Tuesday, May 24, 2022

'Its Mirth Is Boistrous'

The streets in downtown Annapolis between the Maryland State House and the U.S. Naval Academy are narrow and paved with brick. On Maryland Street, next to Galway Bay Irish Restaurant, where we had dinner Saturday night, is Old Fox Books, a small but carefully curated bookstore. I saw little junk on the shelves and the owner told me all of her books are digitally catalogued – a feat labor-intensive and much appreciated by serious readers. I was hoping to find a good sturdy hardback copy of my favorite Conrad, Nostromo, to replace the beat-up paperback I’ve had for years. No such luck.

However, I did find Literary Studies by Walter Bagehot, whose work I want to know better. This is the Everyman’s Library edition (1911; rev. 1950). In “Sterne and Thackery,” Bagehot makes it clear he’s not fond of the author of Tristram Shandy: “It is a great work of art, but of barbarous art. Its mirth is boisterous. It is provincial.” Well, . . .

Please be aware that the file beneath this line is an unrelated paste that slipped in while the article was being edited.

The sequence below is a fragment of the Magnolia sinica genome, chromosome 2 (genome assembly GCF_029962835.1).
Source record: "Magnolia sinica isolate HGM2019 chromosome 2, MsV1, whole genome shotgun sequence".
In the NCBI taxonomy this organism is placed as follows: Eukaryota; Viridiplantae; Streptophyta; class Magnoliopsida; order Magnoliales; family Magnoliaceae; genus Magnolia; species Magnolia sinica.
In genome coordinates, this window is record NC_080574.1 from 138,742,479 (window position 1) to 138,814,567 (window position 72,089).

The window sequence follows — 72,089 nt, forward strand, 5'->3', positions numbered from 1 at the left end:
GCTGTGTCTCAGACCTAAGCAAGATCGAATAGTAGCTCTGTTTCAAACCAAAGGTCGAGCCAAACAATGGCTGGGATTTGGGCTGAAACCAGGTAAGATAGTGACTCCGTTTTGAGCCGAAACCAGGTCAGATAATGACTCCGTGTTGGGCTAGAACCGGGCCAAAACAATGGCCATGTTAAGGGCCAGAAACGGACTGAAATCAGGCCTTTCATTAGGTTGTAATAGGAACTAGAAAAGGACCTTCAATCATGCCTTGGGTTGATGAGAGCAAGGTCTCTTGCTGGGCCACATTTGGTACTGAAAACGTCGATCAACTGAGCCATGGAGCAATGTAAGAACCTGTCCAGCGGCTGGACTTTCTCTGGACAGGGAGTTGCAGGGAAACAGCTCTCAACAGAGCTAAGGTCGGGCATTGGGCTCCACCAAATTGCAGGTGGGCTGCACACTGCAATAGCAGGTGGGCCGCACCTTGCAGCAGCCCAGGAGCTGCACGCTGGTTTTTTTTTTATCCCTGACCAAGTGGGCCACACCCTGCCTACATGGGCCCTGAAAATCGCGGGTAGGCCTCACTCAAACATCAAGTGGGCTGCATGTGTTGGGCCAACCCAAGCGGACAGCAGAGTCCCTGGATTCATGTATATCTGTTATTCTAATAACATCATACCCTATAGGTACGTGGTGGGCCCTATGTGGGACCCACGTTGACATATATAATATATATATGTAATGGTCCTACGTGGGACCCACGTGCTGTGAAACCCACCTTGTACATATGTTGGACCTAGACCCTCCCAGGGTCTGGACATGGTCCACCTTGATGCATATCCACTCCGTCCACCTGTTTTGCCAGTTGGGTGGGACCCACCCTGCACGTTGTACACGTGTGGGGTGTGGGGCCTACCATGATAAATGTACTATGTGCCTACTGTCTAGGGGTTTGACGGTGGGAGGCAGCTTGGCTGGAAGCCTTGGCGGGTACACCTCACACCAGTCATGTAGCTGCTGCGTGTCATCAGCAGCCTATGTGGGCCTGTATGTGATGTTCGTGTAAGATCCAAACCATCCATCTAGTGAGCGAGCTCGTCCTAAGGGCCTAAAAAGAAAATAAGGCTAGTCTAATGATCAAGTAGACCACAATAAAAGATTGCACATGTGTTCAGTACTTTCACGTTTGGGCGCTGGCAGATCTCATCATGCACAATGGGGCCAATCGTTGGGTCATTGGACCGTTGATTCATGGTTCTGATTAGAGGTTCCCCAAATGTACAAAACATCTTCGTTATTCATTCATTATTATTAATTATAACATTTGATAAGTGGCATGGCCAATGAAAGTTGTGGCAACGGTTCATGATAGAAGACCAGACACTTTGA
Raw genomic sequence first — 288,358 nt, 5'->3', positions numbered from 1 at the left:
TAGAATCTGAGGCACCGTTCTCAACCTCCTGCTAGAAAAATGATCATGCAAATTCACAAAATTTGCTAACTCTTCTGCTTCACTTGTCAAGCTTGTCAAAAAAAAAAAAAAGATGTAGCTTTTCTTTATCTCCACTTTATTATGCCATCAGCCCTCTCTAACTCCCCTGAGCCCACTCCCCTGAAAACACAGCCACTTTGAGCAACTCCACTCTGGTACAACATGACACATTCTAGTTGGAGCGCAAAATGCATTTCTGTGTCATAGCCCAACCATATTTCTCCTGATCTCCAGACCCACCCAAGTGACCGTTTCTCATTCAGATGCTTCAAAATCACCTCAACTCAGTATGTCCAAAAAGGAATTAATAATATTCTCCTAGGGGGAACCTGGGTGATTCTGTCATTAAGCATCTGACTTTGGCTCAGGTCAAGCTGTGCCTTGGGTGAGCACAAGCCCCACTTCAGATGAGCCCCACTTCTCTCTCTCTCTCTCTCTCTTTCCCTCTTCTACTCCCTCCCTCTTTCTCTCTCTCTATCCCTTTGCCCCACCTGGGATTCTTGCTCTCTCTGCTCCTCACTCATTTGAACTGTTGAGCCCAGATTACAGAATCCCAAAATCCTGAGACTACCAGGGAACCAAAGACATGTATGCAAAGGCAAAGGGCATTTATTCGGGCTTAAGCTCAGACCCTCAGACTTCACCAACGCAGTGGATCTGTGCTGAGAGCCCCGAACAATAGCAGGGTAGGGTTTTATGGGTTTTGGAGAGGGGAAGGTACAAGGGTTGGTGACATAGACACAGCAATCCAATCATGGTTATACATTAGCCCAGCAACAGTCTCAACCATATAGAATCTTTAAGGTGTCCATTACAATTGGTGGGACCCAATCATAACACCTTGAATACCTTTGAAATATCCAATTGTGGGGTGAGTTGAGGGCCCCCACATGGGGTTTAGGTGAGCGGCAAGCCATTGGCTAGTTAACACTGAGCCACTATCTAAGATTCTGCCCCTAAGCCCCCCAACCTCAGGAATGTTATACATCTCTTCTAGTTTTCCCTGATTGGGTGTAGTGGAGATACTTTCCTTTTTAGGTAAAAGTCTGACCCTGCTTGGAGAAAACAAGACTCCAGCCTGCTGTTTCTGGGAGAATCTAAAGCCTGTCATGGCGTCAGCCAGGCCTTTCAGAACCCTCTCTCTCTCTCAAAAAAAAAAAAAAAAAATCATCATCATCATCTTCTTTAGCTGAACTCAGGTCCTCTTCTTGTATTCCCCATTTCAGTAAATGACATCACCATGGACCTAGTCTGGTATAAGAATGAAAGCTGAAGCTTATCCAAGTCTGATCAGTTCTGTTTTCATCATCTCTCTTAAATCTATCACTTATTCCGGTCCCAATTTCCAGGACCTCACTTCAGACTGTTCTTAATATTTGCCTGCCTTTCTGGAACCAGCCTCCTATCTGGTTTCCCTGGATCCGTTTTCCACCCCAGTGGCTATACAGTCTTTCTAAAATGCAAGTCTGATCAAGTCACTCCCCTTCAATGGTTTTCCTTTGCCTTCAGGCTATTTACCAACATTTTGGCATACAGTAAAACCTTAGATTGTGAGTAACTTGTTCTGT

I also found a nice first American edition of Literary Distractions (1958) by Msgr. Ronald Knox. Of him Matthew Walther wrote in First Things, with only modest exaggeration:


“The greatest writer of English prose in the last century, P. G. Wodehouse excepted, was not Lytton Strachey or Logan Pearsall Smith or the E. M. Forster of Pharos and Pharillon or Hugh Trevor-Roper. It was certainly not John Updike or William Faulkner, who did not always write English. It was not, alas, Evelyn Waugh. Nor, one is forced to admit, somewhat reluctantly, was it Dom David Knowles, the golden-voiced singing-master of monastic history. It is Msgr. Ronald Knox who must take the silver medal.”

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